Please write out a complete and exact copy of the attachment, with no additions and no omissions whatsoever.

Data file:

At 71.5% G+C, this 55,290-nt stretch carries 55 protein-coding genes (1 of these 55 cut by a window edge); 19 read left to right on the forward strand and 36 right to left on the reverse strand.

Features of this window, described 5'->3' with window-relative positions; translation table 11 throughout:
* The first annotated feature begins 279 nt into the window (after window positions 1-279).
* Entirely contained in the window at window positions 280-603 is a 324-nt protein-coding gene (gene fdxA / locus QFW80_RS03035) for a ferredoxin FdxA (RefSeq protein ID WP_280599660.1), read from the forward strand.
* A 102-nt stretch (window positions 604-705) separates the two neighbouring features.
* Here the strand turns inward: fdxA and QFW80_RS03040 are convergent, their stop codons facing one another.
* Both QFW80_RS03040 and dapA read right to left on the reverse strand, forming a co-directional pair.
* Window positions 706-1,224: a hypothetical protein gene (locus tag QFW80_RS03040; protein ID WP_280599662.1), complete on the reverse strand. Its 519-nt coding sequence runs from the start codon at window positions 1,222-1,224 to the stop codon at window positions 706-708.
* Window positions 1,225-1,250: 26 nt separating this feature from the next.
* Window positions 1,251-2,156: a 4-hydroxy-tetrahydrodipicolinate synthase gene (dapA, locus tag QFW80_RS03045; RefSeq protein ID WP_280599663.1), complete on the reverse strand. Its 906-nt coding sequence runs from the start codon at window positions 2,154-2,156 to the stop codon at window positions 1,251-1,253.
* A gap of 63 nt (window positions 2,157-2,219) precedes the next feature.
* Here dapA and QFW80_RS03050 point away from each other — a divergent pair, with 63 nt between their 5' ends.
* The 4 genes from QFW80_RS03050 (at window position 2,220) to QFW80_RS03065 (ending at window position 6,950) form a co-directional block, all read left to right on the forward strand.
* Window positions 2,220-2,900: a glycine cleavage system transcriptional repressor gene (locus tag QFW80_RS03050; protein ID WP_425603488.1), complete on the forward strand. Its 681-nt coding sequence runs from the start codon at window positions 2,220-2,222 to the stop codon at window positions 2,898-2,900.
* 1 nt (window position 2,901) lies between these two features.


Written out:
At 71.5% G+C, this 55,290-nt stretch carries 55 protein-coding genes (1 of these 55 cut by a window edge); 19 read left to right on the forward strand and 36 right to left on the reverse strand.

Features of this window, described 5'->3' with window-relative positions; translation table 11 throughout:
* The first annotated feature begins 279 nt into the window (after window positions 1-279).
* Entirely contained in the window at window positions 280-603 is a 324-nt protein-coding gene (gene fdxA / locus QFW80_RS03035) for a ferredoxin FdxA (RefSeq protein ID WP_280599660.1), read from the forward strand.
* A 102-nt stretch (window positions 604-705) separates the two neighbouring features.
* Here the strand turns inward: fdxA and QFW80_RS03040 are convergent, their stop codons facing one another.
* Both QFW80_RS03040 and dapA read right to left on the reverse strand, forming a co-directional pair.
* Window positions 706-1,224: a hypothetical protein gene (locus tag QFW80_RS03040; protein ID WP_280599662.1), complete on the reverse strand. Its 519-nt coding sequence runs from the start codon at window positions 1,222-1,224 to the stop codon at window positions 706-708.
* Window positions 1,225-1,250: 26 nt separating this feature from the next.
* Window positions 1,251-2,156: a 4-hydroxy-tetrahydrodipicolinate synthase gene (dapA, locus tag QFW80_RS03045; RefSeq protein ID WP_280599663.1), complete on the reverse strand. Its 906-nt coding sequence runs from the start codon at window positions 2,154-2,156 to the stop codon at window positions 1,251-1,253.
* A gap of 63 nt (window positions 2,157-2,219) precedes the next feature.
* Here dapA and QFW80_RS03050 point away from each other — a divergent pair, with 63 nt between their 5' ends.
* The 4 genes from QFW80_RS03050 (at window position 2,220) to QFW80_RS03065 (ending at window position 6,950) form a co-directional block, all read left to right on the forward strand.
* Window positions 2,220-2,900: a glycine cleavage system transcriptional repressor gene (locus tag QFW80_RS03050; protein ID WP_425603488.1), complete on the forward strand. Its 681-nt coding sequence runs from the start codon at window positions 2,220-2,222 to the stop codon at window positions 2,898-2,900.
* 1 nt (window position 2,901) lies between these two features.